Because how can you not love a baseball player named "Bubba"?
Tonight was the last game ever played in Yankee Stadium. They made quite a production out of it, even hiring actors to portray the first Yankees lineup for the pregame show. They got the relatives of some players who have passed away to represent them. And those who are still alive were there in person, wearing their old uniforms and taking their old spots on the field.
Of course, the high point was at the end, when Bernie Williams' name was called, and he took his place in center field.
The way Torre used Bernie the last few years of his career drove me nuts. I think the Yankees did the right thing letting Bernie go, since Torre just could not be trusted to use him as a pinch-hitter rather than as the starting center fielder (or right fielder). But...it sure was nice to see Bernie in pinstripes again. To see the "Bern, Baby Bern" sign flash in the stadium again. And to see the appreciation he got from the fans. He seemed happy, too, which was good to see. A really nice moment.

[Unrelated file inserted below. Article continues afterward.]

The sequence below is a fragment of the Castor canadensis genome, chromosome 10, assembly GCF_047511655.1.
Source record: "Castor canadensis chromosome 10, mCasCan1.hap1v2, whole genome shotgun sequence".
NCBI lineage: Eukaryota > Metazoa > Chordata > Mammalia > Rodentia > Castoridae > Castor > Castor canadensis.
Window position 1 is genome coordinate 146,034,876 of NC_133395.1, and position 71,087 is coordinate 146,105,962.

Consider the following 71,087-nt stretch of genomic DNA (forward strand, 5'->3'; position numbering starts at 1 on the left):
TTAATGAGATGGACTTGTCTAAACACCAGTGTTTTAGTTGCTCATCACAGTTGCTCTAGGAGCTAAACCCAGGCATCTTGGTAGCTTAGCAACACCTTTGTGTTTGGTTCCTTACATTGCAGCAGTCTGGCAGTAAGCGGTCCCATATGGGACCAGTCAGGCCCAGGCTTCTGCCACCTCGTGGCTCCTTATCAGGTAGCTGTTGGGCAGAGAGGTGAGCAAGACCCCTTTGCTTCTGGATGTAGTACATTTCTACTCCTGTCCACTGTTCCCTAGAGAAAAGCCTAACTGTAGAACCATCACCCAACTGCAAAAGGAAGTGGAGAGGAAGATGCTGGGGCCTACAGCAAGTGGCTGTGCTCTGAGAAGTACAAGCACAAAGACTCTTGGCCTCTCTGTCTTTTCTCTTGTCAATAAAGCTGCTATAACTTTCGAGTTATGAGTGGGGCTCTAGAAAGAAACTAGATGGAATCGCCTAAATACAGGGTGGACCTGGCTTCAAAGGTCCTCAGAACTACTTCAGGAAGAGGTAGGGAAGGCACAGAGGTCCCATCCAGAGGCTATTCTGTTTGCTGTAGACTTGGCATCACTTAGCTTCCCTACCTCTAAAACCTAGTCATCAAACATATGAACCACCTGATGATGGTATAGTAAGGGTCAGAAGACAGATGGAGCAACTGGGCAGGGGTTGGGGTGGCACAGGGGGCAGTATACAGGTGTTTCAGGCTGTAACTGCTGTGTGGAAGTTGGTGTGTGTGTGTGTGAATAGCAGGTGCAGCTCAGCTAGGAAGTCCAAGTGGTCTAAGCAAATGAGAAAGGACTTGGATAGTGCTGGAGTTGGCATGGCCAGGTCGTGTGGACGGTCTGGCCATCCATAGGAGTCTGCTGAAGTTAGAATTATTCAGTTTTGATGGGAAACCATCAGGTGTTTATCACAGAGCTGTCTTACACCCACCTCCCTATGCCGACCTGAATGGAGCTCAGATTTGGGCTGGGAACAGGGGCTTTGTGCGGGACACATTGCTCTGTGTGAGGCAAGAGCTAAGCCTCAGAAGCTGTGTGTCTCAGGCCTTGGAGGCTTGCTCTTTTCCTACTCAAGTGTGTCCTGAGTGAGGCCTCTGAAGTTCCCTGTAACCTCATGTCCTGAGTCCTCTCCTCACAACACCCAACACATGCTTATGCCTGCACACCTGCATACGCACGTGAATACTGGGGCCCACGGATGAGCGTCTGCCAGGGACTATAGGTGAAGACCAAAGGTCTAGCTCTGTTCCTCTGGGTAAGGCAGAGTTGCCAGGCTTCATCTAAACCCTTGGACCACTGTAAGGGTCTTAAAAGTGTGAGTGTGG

ESPN ran Yankee Stadium "factoids" on the crawl at the bottom of the screen. One of them was that Rice University used to own Yankee Stadium, and the city of New York took it from them via eminent domain. I'd never heard that. I thought I might have misread, but it's true:
Rice alumnus John Cox ’27 gave his alma mater his ownership of Yankee Stadium, including all leasing rights, in 1962. Rice made several million dollars off the gift, leasing the House that Ruth Built to the Yankees for almost a decade. In winter 1966, the stadium was painted blue and white. Coincidence? We think not. The city of New York eventually forced Rice to sell Yankee Stadium in 1971 for the meager price of $2.5 million.
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